1) Beware of the DIY Approach. When you first think about moving abroad, begin by listing in order of preference the countries in which you and your partner would be happy to live. Ignor
1) Beware of the DIY Approach. When you first think about moving abroad, begin by listing in order of preference the countries in which you and your partner would be happy to live. Ignore the tax systems for the moment ? assume that they are all the same. Then discuss your choices with an experienced tax adviser. You may be surprised to fund that the taxes payable in your favourite countries are not nearly as high as you imagined. France is a great example of this: if you know your way around the French tax breaks, you can reduce your tax liabilities to near tax-haven rates. The do-it-yourselfers never find that out.
2) Don?t think that a tax residence of convenience works. It is a fallacy to believe that if you become a tax resident in a tax haven (e.g. Gibraltar, Channel Islands, Malta) and spend a short time there each year, it will act as a shield, allowing you to spend as much time in any other country as you want. Relying on a defence of ?but I am a resident of?? when you are spending a lot more time in Spain, for example, is NOT a defence against being classed as a Spanish tax resident. The double tax treaty ? if one exists ? will offer little protection.
3) Don?t think you can hide? If your tax planning relies on your new country?s tax authorities not realising that you are there, think again. You leave a documentary trail of evidence revealing your whereabouts ? utility bills showing usage, mobile phone bills, credit card and bank statements, traffic tickets, witness states from gardeners, cleaners etc. Better to have a solid tax plan where all facts are known and you are safe ? no sleepless nights.
4) Beware the 90 day rule. The so-called 90 day ?rule? for avoiding UK tax residence is misunderstood. Simply keeping under 90 days does not mean that you are no longer a UK tax resident. The 90 day rule is not a law and is ignored by the courts if they end up having to decide whether you have remained a UK tax resident. If you spend less than 90 days in the UK, but you stay in accommodation which is available for your use (and you don?t necessarily have to own it), then you are at severe risk of being classed a UK tax resident unless you left the UK for full-time employment overseas.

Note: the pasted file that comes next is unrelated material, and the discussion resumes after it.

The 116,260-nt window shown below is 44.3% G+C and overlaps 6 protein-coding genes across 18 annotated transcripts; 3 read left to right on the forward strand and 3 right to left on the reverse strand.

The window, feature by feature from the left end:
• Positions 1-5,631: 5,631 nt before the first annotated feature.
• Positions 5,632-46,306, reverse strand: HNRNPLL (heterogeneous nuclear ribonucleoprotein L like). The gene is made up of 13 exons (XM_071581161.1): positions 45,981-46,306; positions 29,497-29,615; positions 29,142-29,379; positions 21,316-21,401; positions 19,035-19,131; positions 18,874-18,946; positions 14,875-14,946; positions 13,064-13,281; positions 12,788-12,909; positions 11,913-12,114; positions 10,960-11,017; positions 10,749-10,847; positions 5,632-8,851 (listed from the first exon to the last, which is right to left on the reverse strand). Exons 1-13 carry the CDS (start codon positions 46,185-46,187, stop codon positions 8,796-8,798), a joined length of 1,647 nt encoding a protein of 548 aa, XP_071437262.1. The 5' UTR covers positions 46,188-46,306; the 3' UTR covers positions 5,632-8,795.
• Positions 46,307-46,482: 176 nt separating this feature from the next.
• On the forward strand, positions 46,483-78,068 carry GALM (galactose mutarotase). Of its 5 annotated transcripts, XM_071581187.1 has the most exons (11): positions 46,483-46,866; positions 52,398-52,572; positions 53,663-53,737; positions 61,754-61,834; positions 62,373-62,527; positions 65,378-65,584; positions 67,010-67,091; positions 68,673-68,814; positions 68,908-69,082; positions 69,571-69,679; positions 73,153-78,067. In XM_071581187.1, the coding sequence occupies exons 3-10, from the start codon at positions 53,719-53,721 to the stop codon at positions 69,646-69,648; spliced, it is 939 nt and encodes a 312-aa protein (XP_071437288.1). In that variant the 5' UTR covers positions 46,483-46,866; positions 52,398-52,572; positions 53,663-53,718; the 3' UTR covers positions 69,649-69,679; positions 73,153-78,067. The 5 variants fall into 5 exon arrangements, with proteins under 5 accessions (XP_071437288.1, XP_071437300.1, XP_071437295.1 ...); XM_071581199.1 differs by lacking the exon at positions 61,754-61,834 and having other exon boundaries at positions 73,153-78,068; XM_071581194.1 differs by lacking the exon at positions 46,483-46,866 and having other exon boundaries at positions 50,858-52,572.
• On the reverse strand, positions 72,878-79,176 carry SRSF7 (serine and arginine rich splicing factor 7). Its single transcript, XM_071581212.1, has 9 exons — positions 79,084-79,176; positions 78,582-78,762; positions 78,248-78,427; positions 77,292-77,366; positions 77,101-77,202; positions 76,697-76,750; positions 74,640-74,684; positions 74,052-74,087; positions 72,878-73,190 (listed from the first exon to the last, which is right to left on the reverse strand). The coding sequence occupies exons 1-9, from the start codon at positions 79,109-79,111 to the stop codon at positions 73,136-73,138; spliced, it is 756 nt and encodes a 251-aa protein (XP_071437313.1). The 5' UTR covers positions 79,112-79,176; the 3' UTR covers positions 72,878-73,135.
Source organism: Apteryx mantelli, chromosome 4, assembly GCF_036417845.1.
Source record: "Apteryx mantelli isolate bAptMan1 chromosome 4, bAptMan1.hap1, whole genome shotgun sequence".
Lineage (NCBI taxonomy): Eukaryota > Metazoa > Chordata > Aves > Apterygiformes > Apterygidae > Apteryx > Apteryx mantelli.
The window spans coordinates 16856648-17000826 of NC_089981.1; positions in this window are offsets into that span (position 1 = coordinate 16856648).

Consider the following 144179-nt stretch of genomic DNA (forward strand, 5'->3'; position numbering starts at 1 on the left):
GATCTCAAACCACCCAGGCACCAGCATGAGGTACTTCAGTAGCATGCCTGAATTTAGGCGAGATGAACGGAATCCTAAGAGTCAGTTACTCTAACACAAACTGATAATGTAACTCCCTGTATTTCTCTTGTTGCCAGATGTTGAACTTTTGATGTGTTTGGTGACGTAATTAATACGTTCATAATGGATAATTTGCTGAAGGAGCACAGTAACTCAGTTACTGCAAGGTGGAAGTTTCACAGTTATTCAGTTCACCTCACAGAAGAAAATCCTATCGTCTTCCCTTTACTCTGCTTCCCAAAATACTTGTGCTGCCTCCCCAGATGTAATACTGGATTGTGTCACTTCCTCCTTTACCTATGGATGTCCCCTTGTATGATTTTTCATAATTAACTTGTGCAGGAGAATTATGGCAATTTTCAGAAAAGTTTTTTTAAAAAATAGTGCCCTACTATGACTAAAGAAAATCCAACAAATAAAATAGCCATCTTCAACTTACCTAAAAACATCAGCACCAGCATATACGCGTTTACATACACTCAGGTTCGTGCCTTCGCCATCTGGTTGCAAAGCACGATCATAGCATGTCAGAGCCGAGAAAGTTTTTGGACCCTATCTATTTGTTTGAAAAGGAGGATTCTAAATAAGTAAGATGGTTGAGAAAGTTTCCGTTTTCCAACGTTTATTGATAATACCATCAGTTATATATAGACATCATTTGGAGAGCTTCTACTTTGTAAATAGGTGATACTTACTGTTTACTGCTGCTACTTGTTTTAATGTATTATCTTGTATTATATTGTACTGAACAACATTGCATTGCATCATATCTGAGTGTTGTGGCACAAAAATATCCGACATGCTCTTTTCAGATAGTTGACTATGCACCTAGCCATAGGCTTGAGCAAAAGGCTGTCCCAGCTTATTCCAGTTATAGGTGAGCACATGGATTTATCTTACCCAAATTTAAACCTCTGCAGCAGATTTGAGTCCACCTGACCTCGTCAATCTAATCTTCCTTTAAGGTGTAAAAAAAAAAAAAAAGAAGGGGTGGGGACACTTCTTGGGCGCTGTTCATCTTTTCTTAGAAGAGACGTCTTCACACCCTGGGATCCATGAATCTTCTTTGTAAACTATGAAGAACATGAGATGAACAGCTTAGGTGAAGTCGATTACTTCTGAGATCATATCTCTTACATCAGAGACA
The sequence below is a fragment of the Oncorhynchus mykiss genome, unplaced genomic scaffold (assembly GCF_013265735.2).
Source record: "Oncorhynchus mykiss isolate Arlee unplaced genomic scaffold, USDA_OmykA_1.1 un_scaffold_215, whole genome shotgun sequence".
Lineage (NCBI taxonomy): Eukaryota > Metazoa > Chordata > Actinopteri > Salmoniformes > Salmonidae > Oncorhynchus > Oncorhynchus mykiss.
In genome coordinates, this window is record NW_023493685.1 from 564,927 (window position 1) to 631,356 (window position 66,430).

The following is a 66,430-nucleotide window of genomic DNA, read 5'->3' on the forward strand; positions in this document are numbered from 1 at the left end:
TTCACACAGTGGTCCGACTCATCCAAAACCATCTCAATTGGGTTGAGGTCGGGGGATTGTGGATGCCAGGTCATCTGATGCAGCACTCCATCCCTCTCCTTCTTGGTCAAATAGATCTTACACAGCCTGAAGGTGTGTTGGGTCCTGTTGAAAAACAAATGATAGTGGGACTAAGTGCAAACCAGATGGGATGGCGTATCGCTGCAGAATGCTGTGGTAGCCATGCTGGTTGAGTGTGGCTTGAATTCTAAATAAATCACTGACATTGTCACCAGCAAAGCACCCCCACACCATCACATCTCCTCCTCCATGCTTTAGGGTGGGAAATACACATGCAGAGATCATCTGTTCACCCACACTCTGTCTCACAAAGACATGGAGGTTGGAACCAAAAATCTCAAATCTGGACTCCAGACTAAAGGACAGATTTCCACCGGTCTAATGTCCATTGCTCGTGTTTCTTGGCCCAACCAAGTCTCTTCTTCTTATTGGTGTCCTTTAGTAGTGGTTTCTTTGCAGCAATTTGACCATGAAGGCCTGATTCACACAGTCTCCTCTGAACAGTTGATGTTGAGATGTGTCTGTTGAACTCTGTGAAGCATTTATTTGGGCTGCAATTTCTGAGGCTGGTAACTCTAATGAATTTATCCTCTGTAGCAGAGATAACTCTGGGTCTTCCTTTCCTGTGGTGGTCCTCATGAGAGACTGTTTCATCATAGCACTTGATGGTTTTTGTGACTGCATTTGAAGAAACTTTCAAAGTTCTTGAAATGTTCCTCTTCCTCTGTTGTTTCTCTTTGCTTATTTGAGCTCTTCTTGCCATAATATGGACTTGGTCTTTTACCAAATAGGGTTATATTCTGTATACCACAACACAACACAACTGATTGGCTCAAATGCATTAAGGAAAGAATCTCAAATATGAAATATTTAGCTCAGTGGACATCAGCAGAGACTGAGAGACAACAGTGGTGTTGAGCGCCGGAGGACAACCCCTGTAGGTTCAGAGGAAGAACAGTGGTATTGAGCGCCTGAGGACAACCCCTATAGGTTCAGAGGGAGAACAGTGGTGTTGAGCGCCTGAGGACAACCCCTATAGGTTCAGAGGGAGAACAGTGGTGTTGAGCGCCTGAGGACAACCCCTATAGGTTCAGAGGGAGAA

5) Do not over-rely on a double tax treaty (DTT). The DTT is an agreement between the UK and another jurisdiction stating that you cannot be a tax resident of both countries: you can only be resident in one of them. If you are British, and you end up relying on the DTT, you are 95% likely to be deemed a UK tax resident. The solution is to take all the necessary steps to be classed as a non-UK tax resident from the very outset, and so never relying on the DTT.
6) Be very afraid of not being tax resident anywhere. Those people who argue that they are not tax resident anywhere, usually misunderstand the rules (albeit unwittingly). It is true that you do not have to be tax resident somewhere, but unless you know intimately the tax residence rules of each country in which you spend time, you can be caught out. Many countries deem you to be a tax resident even where you spend under six months a year there. Most tax inspectors simply cannot accept that you are not a tax resident somewhere in the world.
7) Do not let the system lose you. Often individuals move to a new country, and do not bother to report themselves, believing that all is well since no tax authority seems to bother with them. As the years roll by, this complacency becomes an ever-increasing problem. It is illegal tax evasion not to complete tax returns, and is a criminal offence in most places. Even if you are still paying UK tax, that does not mean that you are exempt from paying tax in your new country. Usually, you have to pay tax in your new country and claim relief under the DTT.
8) Reconsider your UK tax favoured investments. Just because an investment is tax favoured in the UK, does not mean that it is also tax favoured in your new country. In most cases, it will not be. You need to re-examine all of your investments, and replace your UK tax efficient ones with new ones better suited to your new country.
9) Receiving your 25% tax free lump sum from your pension. This is very much a UK tax rule, and does not necessarily apply in other jurisdictions. If you are tax resident outside of the UK, the chances are that the 25% lump sum will be taxable. If the tax free lump sum is important to you, you should consider taking it before you move to your new country. You should also consider whether or not you should move into QROPS (Qualifying Recognised Overseas Pension Schemes). This means that you can put yourself outside the UK tax system, avoid having to buy an annuity, and avoid having to keep exchanging your UK Sterling pension.
10) Do your tax planning early. Do not just move abroad, and then work it out; that?s a recipe for disaster. The sooner you plan, the better.
By David Franks, Chief Executive, Blevins Franks
10th November 2010